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View Full Version : Averbach & Mehta: Chapter 2, Random Variables: Ex. 2.2 -

ashlee_j501
04-27-2003, 03:50 PM
I need LOTS of help!!!! In case you don't have the book, here is the problem:

"Let X be a r.v. with mixed density, for any alpha, 0 &lt; alpha &lt; 1.

fm(x) = alpha(1/2) if x = 1,2
(1- alpha)x/8 if 3&lt;=x&lt;=5
alpha = 1/2. Here fd(x) = 1/4, for x = 1,2 and fc(x) = x/16 for 3&lt;=x&lt;=5."

Unfortunately I don't know how to include the graphs...sorry.

They then say that Fm(x) = (x^2 + 7) / 32.

My question is how do they get Fm(x)????????? I don't know where the 7 came from.

Ashlee

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Gandalf
04-27-2003, 05:13 PM
They better just be saying that Fm(x) = (x^2+7)/32 for 3&lt;=x&lt;=5, though it also happens to be true for x=1 (but not x=2).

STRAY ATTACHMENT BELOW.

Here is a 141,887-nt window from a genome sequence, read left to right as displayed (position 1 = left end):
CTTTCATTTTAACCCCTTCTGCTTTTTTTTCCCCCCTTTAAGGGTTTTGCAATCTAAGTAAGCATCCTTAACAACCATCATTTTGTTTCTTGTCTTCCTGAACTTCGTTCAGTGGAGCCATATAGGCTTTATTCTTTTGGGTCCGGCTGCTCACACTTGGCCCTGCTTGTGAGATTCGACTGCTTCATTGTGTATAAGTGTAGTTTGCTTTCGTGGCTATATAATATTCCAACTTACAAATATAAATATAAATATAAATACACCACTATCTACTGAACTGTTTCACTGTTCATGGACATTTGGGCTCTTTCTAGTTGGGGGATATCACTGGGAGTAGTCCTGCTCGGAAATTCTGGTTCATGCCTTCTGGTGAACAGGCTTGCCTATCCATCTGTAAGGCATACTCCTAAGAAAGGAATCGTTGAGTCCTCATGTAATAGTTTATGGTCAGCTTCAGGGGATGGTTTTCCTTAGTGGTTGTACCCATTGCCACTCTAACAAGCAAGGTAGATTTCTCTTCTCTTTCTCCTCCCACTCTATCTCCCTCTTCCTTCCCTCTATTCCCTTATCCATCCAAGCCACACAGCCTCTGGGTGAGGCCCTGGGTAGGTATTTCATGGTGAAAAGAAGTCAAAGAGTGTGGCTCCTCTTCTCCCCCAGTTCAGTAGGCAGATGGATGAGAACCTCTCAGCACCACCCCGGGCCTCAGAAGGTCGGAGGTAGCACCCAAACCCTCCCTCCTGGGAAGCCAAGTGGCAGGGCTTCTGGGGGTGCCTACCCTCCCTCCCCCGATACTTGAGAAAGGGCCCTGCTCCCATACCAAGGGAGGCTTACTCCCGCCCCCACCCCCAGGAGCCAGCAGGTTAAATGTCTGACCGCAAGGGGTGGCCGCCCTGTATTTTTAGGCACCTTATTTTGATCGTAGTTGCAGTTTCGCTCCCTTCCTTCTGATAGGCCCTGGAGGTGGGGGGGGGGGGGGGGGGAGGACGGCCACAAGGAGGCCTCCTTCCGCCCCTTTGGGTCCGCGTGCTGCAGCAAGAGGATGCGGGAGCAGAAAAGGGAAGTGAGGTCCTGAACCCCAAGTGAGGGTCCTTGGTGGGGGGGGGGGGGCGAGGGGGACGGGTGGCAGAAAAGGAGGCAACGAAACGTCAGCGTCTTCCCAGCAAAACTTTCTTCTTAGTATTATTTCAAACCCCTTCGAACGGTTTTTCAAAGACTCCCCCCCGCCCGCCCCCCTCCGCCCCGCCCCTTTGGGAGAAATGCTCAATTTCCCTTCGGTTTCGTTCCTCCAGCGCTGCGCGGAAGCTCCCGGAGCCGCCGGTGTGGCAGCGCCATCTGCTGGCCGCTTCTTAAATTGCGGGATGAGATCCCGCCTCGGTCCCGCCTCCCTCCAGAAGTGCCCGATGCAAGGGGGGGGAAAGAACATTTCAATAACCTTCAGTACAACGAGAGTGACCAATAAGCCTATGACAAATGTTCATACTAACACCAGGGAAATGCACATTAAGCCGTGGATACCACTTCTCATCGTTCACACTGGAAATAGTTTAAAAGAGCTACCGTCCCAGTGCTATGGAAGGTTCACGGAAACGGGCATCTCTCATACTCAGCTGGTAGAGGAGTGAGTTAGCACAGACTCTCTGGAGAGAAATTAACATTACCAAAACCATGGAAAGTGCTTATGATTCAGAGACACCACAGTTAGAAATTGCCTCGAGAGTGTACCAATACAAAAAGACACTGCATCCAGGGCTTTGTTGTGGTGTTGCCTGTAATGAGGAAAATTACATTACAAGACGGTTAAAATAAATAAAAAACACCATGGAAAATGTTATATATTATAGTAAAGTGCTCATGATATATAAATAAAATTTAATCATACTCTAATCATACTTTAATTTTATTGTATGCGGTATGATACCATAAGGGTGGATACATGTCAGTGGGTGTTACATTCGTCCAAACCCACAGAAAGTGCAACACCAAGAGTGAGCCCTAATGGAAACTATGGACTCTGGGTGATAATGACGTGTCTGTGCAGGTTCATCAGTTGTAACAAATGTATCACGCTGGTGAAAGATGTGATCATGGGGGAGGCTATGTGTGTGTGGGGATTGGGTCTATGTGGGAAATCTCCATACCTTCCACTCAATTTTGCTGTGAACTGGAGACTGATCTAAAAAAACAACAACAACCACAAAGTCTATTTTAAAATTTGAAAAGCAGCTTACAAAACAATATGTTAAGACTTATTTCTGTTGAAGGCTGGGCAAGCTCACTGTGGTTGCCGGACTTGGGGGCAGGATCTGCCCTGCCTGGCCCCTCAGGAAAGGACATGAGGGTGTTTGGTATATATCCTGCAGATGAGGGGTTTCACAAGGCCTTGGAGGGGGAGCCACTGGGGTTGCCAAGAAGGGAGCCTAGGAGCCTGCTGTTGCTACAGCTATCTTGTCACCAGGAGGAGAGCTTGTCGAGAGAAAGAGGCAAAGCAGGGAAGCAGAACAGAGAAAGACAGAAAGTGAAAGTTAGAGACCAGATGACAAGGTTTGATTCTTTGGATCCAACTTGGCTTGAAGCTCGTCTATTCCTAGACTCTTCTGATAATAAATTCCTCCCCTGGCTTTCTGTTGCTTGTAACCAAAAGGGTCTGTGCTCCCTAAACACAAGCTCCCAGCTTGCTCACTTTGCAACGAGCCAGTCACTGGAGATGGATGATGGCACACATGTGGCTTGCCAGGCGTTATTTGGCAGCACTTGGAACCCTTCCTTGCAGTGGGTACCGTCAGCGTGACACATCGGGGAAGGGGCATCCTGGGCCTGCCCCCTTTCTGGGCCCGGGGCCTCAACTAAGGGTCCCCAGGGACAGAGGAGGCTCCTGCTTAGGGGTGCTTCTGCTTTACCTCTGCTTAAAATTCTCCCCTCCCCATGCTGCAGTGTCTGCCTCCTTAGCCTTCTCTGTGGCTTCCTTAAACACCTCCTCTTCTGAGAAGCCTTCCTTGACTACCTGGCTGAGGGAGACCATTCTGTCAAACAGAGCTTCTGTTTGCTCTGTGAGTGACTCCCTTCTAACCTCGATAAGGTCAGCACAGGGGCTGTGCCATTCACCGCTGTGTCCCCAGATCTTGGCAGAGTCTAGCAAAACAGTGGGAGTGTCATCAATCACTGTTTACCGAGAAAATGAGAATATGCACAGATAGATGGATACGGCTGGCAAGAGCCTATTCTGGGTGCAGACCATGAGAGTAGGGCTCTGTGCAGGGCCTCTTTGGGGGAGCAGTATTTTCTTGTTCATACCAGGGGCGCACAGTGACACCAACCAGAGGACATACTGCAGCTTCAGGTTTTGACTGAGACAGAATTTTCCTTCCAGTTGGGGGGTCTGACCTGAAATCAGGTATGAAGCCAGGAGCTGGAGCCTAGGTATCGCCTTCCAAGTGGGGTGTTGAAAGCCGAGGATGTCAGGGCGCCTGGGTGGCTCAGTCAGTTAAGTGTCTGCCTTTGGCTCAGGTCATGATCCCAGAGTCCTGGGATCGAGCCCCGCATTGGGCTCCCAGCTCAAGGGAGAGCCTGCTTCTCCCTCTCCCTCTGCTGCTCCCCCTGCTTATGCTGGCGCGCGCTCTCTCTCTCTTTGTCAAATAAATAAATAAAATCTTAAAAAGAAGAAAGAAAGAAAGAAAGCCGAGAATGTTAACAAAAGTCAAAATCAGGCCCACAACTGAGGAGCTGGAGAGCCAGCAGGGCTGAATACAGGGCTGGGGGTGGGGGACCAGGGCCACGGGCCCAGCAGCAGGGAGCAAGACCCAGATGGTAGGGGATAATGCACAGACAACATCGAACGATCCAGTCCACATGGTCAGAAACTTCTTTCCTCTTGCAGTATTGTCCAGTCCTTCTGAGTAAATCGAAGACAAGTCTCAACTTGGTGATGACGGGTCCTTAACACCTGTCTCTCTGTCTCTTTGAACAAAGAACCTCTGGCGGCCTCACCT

Fm(x) is the probability that the random variable is less than x.

The probability that x = 1 is 0.25 and that x = 2 is 0.25.

For 3&lt;=x&lt;=5 the probability that the random variable is in the interval [3,x] is the integral of fc(t) from 3 to x (where t is just the arbitrary variable of integration. You could integrate f(r)dr, f(s)ds, whatever; I chose f(t)dt). That integral is just (x^2 - 9) / 32. So the total probability that the random variable is less than x is the probability that it is equal to 1 or 2, plus the probability that it is in the interval [3,x].

1/4 + 1/4 + (x^2 - 9)/32 = 16/32 + (x^2-9)/32 = (x^2 + 7)/32.

It is purely coincidence that Fm(1) = Probability (random variable &lt;=1) happens to equal (1^2 + 7)/32.

ashlee_j501
04-27-2003, 05:56 PM
much clearer now!!!!!!!!!!!!!!!!!